The systematic, explicit, comprehensive, and reproducible elements were discussed earlier as the main characteristics of the SLR. From a methodological perspective, the entire procedure and steps of the SLR are designed to satisfy the systematic element; however, the other elements are technically fulfilled by the precise completion of the individual SLR steps [7]. This signifies the important role of meticulous documenting of each step in order to deliver a review study that provides readers with an explicit, comprehensive, and reproducible report. Hence, it is critical to pay equal attention to the review report and the other steps of the SLR. Although there are numerous guidelines in this respect [26,78], some of the most important factors are concisely reflected below:
  • The review protocol should be explained thoroughly, including any revision that was applied during the SLR process.
  • The exact date of the literature search must be reported in the review due to the continuous update of the online databases. The same search string would result differently if used at a later time within the same online database.
  • The rationale of the selected inclusion/exclusion criteria in the coarse sieve stage must be scientifically justified and individually explained [79], not to mention the importance of reporting and explaining the reasons for the filters applied within the database during the literature search, e.g., the publication year, document type, subject area, etc.
  • The fine sieve stage embraces more descriptive criteria in order to eliminate the articles that do not address the devised research question(s). Thus, the author(s) are supposed to provide sufficient explanations regarding the selected measures.
  • The “literature selection” commences with collecting a wide range of articles, and numerous research items are eliminated in this phase. It is of significance to keep a precise track of the records at each step, i.e., the literature search and quality appraisal. To that aim, it is recommended not only to document the statistics in the review report but, more importantly, to take advantage of the visualization aids and flow diagrams to illustrate the entire phase with a concise numerical and descriptive outlook. In this context, the Preferred Reporting Items for Systematic Review and Meta-Analysis (PRISMA) were developed by Moher et al. [80] in 2009 to provide the research community with a checklist for conducting systematic reviews, denoted as the PRISMA statement, and a platform to illustrate the literature selection phase as outlined above, denoted as the PRISMA flow diagram. These tools were updated in 2020 [81], and scholars can freely access them at (accessed on 17 August 2023).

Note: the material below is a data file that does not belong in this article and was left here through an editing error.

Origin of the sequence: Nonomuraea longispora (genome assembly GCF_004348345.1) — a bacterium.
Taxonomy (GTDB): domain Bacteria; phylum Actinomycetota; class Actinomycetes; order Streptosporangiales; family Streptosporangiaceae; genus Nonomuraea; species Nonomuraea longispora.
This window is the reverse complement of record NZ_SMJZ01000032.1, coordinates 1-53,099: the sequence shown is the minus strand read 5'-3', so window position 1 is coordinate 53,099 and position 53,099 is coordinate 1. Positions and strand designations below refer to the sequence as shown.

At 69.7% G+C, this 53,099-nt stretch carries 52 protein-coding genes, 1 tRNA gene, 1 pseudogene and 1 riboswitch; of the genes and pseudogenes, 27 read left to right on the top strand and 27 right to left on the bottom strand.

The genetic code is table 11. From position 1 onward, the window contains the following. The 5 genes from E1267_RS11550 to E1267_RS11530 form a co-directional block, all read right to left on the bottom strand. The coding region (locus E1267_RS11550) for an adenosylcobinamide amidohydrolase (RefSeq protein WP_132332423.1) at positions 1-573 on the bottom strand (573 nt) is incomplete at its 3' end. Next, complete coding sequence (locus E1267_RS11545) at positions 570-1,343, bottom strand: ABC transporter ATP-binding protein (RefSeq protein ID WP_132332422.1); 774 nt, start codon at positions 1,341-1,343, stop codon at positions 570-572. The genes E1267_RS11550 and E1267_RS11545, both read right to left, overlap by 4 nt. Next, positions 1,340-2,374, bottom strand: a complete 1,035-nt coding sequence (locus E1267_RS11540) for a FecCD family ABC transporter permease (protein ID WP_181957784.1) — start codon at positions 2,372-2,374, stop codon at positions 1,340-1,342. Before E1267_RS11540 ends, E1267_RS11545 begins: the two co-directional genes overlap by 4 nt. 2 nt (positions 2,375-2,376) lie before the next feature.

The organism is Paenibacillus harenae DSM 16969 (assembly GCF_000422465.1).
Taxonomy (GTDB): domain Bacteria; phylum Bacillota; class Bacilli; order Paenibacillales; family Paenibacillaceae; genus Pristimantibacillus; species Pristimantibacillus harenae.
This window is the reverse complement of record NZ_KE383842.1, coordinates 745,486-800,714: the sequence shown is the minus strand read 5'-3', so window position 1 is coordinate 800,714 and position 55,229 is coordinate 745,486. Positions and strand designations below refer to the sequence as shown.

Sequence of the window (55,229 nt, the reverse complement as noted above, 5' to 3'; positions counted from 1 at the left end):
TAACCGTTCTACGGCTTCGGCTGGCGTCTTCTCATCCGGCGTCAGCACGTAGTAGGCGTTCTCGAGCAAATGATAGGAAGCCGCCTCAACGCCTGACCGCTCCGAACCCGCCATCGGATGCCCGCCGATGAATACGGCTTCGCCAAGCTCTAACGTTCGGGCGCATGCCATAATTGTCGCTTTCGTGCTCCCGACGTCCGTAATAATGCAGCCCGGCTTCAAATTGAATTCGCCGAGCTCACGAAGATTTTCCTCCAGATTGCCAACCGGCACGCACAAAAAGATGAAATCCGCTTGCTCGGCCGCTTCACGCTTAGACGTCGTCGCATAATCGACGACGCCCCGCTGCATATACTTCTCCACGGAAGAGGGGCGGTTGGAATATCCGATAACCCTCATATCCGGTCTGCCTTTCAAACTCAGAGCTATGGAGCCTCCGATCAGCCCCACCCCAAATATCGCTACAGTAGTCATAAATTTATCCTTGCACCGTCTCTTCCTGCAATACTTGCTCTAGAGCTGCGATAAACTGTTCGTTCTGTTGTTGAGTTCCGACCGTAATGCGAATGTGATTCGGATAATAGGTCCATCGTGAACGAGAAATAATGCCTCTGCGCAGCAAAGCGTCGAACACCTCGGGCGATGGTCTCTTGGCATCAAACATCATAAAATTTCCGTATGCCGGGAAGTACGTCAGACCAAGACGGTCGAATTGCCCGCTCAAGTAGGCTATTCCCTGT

• It should be indicated in the “title” of a journal article that the literature review study is based on the SLR framework [8].
  • The author(s) of a literature review study should consider harnessing the potential of the SLR and provide the research community with a detailed list of the identified research gaps and future agendas [7,62].

4.2. Science Mapping and Bibliometric Analysis

In pursuit of studying the rudimentary thoughts towards the quantitative assessment of science progress, Chen [1] shed light on the collocation of three concepts that are worth mentioning: the Matthew effect, the scientific obliteration, and the invisible college. Robert K. Merton [82] introduced the “Matthew effect” by highlighting a remarkable point in his explanation of this concept: “But what you note is the acknowledgment at the end of the paper to the senior person for his ‘advice and encouragement.’ So you will say: ‘This came out of Greene’s lab, or se and-so’s lab.’ You remember that, rather than the long list of authors.” This quote was highlighted and echoed by Chen [1], and he described it such that “the rich get richer and the poor get poorer.” In effect, established and well-known researchers—without compromising the scientific value of their contribution—are more likely to receive citation and credits compared to nonestablished researchers. Another progressive and implicit phenomenon in the research community is the scientific obliteration, as emphasized by Merton [82]: “The transmitters may be so familiar with its origins that they mistakenly assume these to be well known. Preferring not to insult their readers’ knowledgeability, they do not cite the original source or even refer to it.” This signifies the process by which the researchers do not cite the origin of a finding since it is being taken by the research community for granted [1]. Price [83]—a pioneer researcher in the field of the “science of science” [1]—recognized the invisible college as the informal and implicit network among the scholars and scientists of a field.